Release Notes#

This document describes new product features, changes to default system behavior, known issues that may affect your use of the system, and resolved issues.[1]

Table 76 Summary of New Features#

Release Date

New Features

2024-05-01

Solver Property Changed: fast_anneal_time_range

2024-04-17

Coherent Annealing: Fast-Anneal Protocol Now Generally Available

2024-03-20

Advantage2_prototype1.1 QPU Solver Decommissioned

2024-03-18

Solver Change: Advantage2_prototype2.3 Replaces Advantage2_prototype2.2

2024-02-28

Solver Change: Advantage_system6.4 Replaces Advantage_system6.3

2024-02-08

Solver Change: Advantage2_prototype2.2 Replaces Advantage2_prototype2.1

2024-02-07

New Prototype of D-Wave’s Next-Generation QPU Available

2023-11-15

Solver API: Spin-Reversal-Transforms Parameter Removed

Solver API: Auto-Scaling Parameter Uses Extended J Range

2023-11-01

Leap Support for Third-Party IDEs Replaces the Leap IDE

2023-10-18

Solver Change: Advantage_system6.3 Replaces Advantage_system6.2

Leap Support for Third-Party IDEs: Beta Release

Solver API: Removal of Spin-Reversal-Transforms Parameter is Rescheduled

2023-10-04

Third-Party IDE Support Replacing Leap IDE

2023-09-20

New Leap Admin Feature: Multi-Project Management for Organizations

Solver API: Deprecated Parameter for Spin-Reversal Transforms

2023-08-23

Leap Hybrid CQM and QPU Solvers: Size of Returned Data Reduced

2023-08-09

Leap Admin Displays the Associated Organization for a Project

2023-07-26

Solver Change: Advantage_system5.4 Replaces Advantage_system5.3

2023-07-12

Leap Hybrid CQM Solver: Improved Performance for Presolve Algorithms

2023-06-29

Leap Hybrid CQM Solver: Improved Serialization

Leap Hybrid CQM Solver No Longer Accepts NaN in Problems

2023-06-14

Leap Hybrid CQM Solver: Performance Improvement

2023-05-31

Leap Hybrid CQM Solver: Performance Improvement

Leap Dashboard: Updated for Seat-based Projects

DW_2000Q_6 and DW_2000Q_VFYC_6 QPU Solvers Decommissioned

Solver Change: Advantage_system6.2 Replaces Advantage_system6.1

2023-05-03

New DQM Solver Property: maximum_number_of_cases

Leap Hybrid DQM Solver: Performance Improvement

2023-04-05

Leap Admin: Seat-based Projects Support Modifying Solver-Access Time for Members

2023-03-22

Leap Admin Supports Seat-based Projects

Leap Hybrid CQM Solver: Performance Improvement

2023-03-08

Leap Expands to Israel

2023-02-08

Leap Hybrid CQM Solver: Performance Improvement

2022-12-02

DW_2000Q_6 Solver: Updated Readout Time

2022-11-30

Solver Change: Advantage_system5.3 Replaces Advantage_system5.2

2022-11-16

Leap Admin: Invitation Reminder No Longer Overrides Original Invitation

2022-11-02

CQM Presolve Algorithms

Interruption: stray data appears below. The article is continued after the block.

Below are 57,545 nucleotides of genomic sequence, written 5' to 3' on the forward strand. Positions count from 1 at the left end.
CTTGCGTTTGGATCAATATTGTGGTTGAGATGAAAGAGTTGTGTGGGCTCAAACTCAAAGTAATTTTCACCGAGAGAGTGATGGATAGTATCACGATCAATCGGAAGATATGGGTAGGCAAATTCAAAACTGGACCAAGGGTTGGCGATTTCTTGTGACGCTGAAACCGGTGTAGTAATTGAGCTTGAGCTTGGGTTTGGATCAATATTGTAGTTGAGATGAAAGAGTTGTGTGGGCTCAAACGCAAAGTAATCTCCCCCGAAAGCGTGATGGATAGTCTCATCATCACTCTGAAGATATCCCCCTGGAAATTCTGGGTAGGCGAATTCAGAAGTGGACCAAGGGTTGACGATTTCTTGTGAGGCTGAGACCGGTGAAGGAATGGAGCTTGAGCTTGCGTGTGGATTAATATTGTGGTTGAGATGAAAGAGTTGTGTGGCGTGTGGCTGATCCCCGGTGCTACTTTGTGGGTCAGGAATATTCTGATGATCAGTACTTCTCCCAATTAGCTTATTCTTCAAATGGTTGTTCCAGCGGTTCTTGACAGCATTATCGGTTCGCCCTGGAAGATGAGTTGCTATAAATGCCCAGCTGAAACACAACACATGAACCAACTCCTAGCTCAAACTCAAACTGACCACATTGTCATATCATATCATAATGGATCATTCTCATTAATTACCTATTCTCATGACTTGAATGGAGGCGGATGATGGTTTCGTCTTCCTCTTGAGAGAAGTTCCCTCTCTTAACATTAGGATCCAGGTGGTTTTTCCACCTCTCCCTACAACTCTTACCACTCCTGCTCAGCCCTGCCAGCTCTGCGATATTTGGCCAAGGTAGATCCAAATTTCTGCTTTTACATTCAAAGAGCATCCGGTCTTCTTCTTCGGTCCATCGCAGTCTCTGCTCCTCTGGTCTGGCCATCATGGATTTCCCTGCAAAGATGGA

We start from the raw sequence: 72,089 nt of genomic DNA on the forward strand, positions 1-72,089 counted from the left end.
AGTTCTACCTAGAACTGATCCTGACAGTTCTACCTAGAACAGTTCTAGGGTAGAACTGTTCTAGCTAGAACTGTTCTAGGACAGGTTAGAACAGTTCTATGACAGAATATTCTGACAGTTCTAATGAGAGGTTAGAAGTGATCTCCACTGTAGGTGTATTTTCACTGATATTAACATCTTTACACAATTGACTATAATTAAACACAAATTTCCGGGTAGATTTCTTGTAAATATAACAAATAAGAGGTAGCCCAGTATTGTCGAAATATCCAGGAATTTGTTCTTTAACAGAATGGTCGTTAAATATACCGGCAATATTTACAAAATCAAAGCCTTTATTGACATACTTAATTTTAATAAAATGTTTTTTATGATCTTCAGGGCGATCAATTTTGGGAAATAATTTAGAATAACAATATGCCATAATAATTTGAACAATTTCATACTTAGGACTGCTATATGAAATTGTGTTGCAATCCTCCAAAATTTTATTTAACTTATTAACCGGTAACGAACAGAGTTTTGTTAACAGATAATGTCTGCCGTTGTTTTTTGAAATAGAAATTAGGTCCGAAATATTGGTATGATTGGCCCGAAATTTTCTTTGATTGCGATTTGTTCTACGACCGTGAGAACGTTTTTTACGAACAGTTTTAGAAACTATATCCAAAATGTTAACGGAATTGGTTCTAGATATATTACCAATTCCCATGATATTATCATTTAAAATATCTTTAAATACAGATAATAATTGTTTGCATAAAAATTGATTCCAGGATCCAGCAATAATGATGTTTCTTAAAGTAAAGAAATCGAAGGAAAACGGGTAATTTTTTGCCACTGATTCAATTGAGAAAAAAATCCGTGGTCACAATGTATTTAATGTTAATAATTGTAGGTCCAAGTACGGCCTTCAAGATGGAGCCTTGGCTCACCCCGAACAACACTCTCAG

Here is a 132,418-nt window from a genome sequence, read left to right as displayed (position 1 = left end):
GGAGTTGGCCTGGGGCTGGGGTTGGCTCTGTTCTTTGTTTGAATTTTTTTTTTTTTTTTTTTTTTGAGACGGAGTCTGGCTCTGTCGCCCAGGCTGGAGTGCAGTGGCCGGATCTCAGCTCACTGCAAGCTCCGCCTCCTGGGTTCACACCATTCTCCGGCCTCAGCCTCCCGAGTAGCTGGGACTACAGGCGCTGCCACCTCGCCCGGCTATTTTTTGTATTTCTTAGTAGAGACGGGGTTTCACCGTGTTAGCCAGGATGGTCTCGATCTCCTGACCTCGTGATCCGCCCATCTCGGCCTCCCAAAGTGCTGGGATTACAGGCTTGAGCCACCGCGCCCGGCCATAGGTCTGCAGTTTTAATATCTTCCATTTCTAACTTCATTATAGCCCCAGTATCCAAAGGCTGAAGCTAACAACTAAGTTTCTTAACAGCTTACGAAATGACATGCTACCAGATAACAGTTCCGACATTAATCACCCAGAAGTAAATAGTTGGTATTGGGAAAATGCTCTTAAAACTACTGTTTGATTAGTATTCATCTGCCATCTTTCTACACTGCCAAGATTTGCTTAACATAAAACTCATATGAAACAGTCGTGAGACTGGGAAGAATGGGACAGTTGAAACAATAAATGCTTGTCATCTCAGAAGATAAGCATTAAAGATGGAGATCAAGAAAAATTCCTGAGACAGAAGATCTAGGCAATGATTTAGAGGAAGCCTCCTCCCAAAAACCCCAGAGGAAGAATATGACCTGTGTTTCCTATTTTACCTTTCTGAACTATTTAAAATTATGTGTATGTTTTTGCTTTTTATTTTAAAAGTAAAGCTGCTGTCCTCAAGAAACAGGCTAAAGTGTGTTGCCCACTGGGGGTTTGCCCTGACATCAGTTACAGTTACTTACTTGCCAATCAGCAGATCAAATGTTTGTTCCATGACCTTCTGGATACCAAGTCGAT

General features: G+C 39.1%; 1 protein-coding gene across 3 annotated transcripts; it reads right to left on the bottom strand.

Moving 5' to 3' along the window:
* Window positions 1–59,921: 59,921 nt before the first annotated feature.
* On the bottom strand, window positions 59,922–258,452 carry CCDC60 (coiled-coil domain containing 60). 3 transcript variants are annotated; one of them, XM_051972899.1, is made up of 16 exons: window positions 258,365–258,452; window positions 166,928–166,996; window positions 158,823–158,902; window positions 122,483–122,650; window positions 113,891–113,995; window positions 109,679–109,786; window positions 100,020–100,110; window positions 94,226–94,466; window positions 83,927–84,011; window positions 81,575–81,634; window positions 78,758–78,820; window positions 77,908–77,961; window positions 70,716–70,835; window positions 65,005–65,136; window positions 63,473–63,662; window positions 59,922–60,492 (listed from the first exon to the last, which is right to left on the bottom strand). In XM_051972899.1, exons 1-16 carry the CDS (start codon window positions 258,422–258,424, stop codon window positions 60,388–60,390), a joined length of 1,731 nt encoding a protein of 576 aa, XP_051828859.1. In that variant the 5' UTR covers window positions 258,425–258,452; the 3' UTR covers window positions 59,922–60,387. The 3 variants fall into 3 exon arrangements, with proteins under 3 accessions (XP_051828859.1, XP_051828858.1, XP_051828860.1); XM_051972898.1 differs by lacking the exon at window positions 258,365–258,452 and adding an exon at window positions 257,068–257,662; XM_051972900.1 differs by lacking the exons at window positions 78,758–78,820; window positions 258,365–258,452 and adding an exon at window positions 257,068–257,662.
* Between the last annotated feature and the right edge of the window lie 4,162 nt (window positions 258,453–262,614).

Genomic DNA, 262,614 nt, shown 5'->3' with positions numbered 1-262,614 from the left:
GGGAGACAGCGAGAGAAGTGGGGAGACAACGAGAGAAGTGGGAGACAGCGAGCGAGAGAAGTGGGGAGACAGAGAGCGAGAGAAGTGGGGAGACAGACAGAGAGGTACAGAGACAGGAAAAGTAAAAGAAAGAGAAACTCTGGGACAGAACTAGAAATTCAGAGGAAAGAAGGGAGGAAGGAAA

Leap Available on AWS Marketplace

2022-10-19

Revised SAPI REST Developer Guide Available

2022-10-05

Leap CQM Hybrid Solver Supports Weighted Constraints

More Accurate QPU Runtime Estimation for Problems

2022-08-24

Solver API: New Parameter for Retrieving a Subset of Solver Properties

2022-07-13

Solver Change: Advantage_system5.2 Replaces Advantage_system5.1

New Solver Property: problem_timing_data

2022-06-29

Enhanced Jupyter Notebook Experience

2022-06-16

Experimental Prototype of D-Wave’s Next-Generation QPU Online in Leap

2022-05-12

Leap CQM Hybrid Solver Supports Variables of Type Real

Additional D-Wave Quantum Computer in North America

2022-05-04

Documentation Update: QPU Property Values

Previous Version of Leap IDE Is No Longer Available

2022-04-20

CQM Hybrid Solver Supports Self-Loops for Integer Variables

Enhanced Leap Admin View of Solver-Access Time

2022-03-23

New Release of the Leap IDE

2022-03-09

Leap CQM Hybrid Solver Performance Improvements

2022-01-17

New D-Wave Quantum Computer in Europe

2022-01-12

CQM Solver Performance Improvements

Leap Admin Usability Enhancements

2021-12-01

Project Admins Can Modify the Solver-Access Time Simultaneously for Multiple Users

Improved Leap Admin Feature for Setting Solver-Access Time

Project Admins Can Copy Multiple Email Addresses From Excel to Invitations

Extended Invitation Period for Joining a Leap Project

2021-11-17

Project Administrators Can Simultaneously Remove Multiple Users

Advantage_system1.1 Solver Decommissioned

2021-10-20

Leap Supports Resources in Multiple Geographic Regions

2021-10-05

Hybrid Solver Service: CQM Solver

Advantage Performance Update

2021-09-27

New Leap Administration Tool

2021-09-08

Higher Resolution of Timing Properties, Parameters, and Fields

2021-08-25

Documentation Restructure: QPU Solver Datasheet

2021-06-16

Revision to Release Note for Leap’s DQM Solver

2021-05-05

Change to Orders and Billing Access via Leap

2021-05-05

Documentation Improvement: Updated Solver Properties and Parameters Guide

2021-04-21

Documentation Improvement: Updated Problem-Solving Handbook

Japanese Translation of Leap Cloud Subscription Agreement: Japan

2021-03-24

New Working Graph for Backup Advantage System

2021-03-10

Downloadable Privacy Policy and Terms & Conditions

2021-02-22

Leap Expands to Singapore

2021-02-10

Deprecated Timing Fields Removed from Solver API

2021-01-27

Removed Statistics Panel on Leap’s Dashboard

Assign Problem Labels

2021-01-13

Terms and Conditions for Japanese Users of Leap

2020-12-16

User Statistics Available on Leap’s Dashboard

2020-12-02

Problem Details Available on Leap’s Dashboard